Video transmission over wireless terminals has introduced several new issues, peculiar to these environments, that need to be investigated, like Doppler and multipath noises with consequent signal degradation, handover, etc. These issues become also more critical in the case of video streaming, where frame losses should be minimized to keep a high quality video decoding. Power saving has to be maximized for an efficient multimedia reception because of terminals batteries with limited capacity. Another important aspect is that compressed video is generally characterized by a bit rate highly variable in time. This makes the optimal allocation of bandwidth resources very difficult: a static bandwidth assignment with data highly fluctuating in time could easily bring to an underutilized channel, or consistent frame losses.

In this chapter we will face the problem of the dynamic optimization of Variable Bit Rate (VBR) video transmission in wireless environments. Schedule at transmission side is varied during stream running according to the varying system conditions. The goal is to maximize the network channel utilization and reduce lost bits, to perform a continuous video playback on wireless terminals without any quality degradation.

Two different, but structurally similar, environments will be analyzed: the DVB-H system and the UMTS network. Transmission plans at server side will be proposed that take into account not only the VBR data, but also the channel bandwidth and the buffering capacity of mobile terminals. In the UMTS scenario data transmission will be varied by taking into account the user interactivity. The proposed algorithms are compared with the transmission techniques already known by literature and guidelines; their effectiveness will be validated in several simulation scenarios.

2. Video transmission frameworks

2.1. Digital Video Broadcasting for Handheld terminals

In the recent years, several aspects have contributed to the exponential growth of Digital Video Broadcasting and innovative services delivered through wireless networks: an improved digital video quality with consistent bandwidth saving thanks to the MPEG video compression standard; a better allocation of frequency resources, the possibility of user interactivity, and the reception of high-quality services during terminal motion. In this context, DVB for Handheld terminals (DVB-H) is able to carry multimedia services through digital terrestrial broadcasting networks. Since the Terrestrial DVB (DVB-T) infrastructure is able to serve both fixed and mobile terminals, DVB-T and DVB-H systems share almost the same common physical layer of the ISO-OSI protocol stack; nevertheless, DVB-H introduces additional features in the Physical Layer, Data Link Layer and Network Layer of the stack (ISO/IEC 7498-1), as represented in Fig. 1. This system is designed for VHF and UHF frequency bands, in the same spectrum assigned to analogue TV.

At Physical Layer, single channels can occupy 6MHz, 7MHz or 8MHz bandwidths. To multiplex a wide number of signals the Orthogonal Frequency Division Multiplexing (OFDM) is adopted, because of its high efficiency in rejecting the multipath noise typical of wireless links. DVB-T allows two different transmission modes: the 2K and 8K. They refer to the number of OFDM subcarriers multiplexed in a “symbol” for transmission. The 2K mode is suitable for small Single Frequency Networks (SFNs). In the SFNs all transmitters carry the signal in the same frequency range, and in small SFNs there is a reduced distance among transmitters. The 8K mode is adopted for small, medium and large SFN networks. In addition, DVB-H allows also the 4K mode. It can be used both for single transmitter operation and for small and medium SFNs, providing also a higher robustness towards noise and allowing very high speed reception.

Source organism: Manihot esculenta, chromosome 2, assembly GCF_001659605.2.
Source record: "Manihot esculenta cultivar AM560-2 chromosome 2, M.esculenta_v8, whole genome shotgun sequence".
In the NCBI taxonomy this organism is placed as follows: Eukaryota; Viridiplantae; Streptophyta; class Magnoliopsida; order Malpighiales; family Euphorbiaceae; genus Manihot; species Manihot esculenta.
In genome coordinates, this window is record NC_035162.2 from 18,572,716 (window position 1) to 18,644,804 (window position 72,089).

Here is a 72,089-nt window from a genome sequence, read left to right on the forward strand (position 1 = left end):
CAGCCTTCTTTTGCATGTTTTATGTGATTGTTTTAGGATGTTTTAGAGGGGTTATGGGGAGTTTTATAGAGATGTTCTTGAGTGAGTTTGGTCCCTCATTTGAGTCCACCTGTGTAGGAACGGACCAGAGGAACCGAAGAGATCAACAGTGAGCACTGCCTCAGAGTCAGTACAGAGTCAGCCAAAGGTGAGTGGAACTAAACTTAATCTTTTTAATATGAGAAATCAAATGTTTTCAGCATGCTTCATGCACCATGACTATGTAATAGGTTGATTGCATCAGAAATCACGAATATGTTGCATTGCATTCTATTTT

Each OFDM subcarrier is modulated with the Quadrature Amplitude Modulation (QAM) or Quaternary Phase Shift Keying (QPSK). The transmission system is hierarchic since two different MPEG streams are multiplexed in the modulated signal: a High Priority (HP) stream and a Low Priority (LP) stream.

Video data are grouped into fixed-length packets of 188 bytes, including 1 byte of synchronization header. The 187 information bytes are then coded through a proper pseudo-random bit redistribution that minimizes the energy dispersion (the Adaptation Energy Dispersal). In the Outer Coder a Error Correction Code is applied; the adopted code is the Reed-Solomon that adds 16 parity bytes generating packets of 204 bytes. The so obtained data are then interleaved in the Outer Interleaver; a bit coding in the Inner Coder allows a further protection against transmission errors in the aerial channel. A further interleaving performed by the Inner Interleaver allows the correct associations among bits that will then be mapped by the Mapper on the OFDM subcarriers.

The Transmission Parameter Signalling (TPS) information is added to the OFDM symbol. It consists of an adding number of OFDM subcarriers conveying only signalling information about modulation techniques, code rates, transmission modes, etc.; this operation is called Frame Adaptation. (ETSI EN 300 744). The OFDM symbols are then organized in frames and a guard time interval is set between consecutive symbols. The so packetized data are then sent to a D/A converter and then to the terrestrial channel.